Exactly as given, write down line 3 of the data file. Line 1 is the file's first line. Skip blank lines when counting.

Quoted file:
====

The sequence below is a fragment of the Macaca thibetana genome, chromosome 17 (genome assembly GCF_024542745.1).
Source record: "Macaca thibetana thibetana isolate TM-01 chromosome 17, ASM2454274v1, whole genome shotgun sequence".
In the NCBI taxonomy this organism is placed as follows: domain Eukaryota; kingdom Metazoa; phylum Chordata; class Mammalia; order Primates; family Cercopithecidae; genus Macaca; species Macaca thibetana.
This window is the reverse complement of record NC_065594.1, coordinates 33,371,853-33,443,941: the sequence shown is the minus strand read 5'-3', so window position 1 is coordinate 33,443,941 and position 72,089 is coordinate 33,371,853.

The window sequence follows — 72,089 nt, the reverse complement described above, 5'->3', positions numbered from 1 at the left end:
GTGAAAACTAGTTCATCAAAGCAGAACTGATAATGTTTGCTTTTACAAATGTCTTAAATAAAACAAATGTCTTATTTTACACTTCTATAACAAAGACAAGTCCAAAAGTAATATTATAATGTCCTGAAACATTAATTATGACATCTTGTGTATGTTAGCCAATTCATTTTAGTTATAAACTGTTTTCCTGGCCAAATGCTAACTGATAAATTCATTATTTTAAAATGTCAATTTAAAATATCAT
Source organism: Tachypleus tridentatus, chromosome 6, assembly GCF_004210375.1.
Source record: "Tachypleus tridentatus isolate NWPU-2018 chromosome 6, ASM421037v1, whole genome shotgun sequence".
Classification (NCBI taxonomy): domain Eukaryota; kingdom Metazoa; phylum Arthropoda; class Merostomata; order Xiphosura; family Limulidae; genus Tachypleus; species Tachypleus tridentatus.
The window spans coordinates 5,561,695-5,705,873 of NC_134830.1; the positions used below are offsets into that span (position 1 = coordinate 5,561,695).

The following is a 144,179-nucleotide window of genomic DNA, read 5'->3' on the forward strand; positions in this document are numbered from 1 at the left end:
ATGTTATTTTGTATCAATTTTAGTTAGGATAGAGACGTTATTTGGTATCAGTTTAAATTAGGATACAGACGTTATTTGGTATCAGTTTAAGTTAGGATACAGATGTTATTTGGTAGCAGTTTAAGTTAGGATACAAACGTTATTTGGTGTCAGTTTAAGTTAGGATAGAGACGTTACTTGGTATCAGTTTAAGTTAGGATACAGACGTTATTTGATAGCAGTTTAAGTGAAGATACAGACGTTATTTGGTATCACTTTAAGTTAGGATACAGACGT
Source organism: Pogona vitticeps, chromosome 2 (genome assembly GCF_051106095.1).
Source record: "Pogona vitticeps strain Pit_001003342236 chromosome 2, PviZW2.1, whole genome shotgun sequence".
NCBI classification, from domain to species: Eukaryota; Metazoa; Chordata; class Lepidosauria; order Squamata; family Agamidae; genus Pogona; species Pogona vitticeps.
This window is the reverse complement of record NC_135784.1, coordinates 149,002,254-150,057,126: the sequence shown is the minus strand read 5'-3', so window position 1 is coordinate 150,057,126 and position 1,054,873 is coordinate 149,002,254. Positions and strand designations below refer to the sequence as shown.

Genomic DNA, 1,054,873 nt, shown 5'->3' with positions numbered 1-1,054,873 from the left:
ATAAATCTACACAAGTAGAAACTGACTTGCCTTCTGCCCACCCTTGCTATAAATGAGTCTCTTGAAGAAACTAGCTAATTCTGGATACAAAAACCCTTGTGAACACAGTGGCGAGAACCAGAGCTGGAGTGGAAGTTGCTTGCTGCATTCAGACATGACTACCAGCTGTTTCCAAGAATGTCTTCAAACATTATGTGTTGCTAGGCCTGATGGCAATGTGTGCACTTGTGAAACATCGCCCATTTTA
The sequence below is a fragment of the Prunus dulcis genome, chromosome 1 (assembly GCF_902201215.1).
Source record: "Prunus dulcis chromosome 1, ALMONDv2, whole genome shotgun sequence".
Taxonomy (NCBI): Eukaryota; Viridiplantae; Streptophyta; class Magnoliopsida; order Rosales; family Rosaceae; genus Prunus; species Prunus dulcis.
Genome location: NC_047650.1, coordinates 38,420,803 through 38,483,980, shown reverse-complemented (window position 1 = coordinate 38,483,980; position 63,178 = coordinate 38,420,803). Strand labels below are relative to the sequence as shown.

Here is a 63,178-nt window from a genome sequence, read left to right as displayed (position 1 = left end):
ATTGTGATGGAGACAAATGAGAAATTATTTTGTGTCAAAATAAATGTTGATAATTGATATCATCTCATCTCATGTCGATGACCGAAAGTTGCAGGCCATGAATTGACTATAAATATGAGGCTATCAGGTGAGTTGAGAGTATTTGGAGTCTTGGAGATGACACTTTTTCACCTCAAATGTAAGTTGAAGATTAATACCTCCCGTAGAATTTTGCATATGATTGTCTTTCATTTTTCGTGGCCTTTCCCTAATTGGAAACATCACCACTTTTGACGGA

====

In the NCBI taxonomy this organism is placed as follows: domain Eukaryota; kingdom Metazoa; phylum Chordata; class Mammalia; order Primates; family Cercopithecidae; genus Macaca; species Macaca thibetana.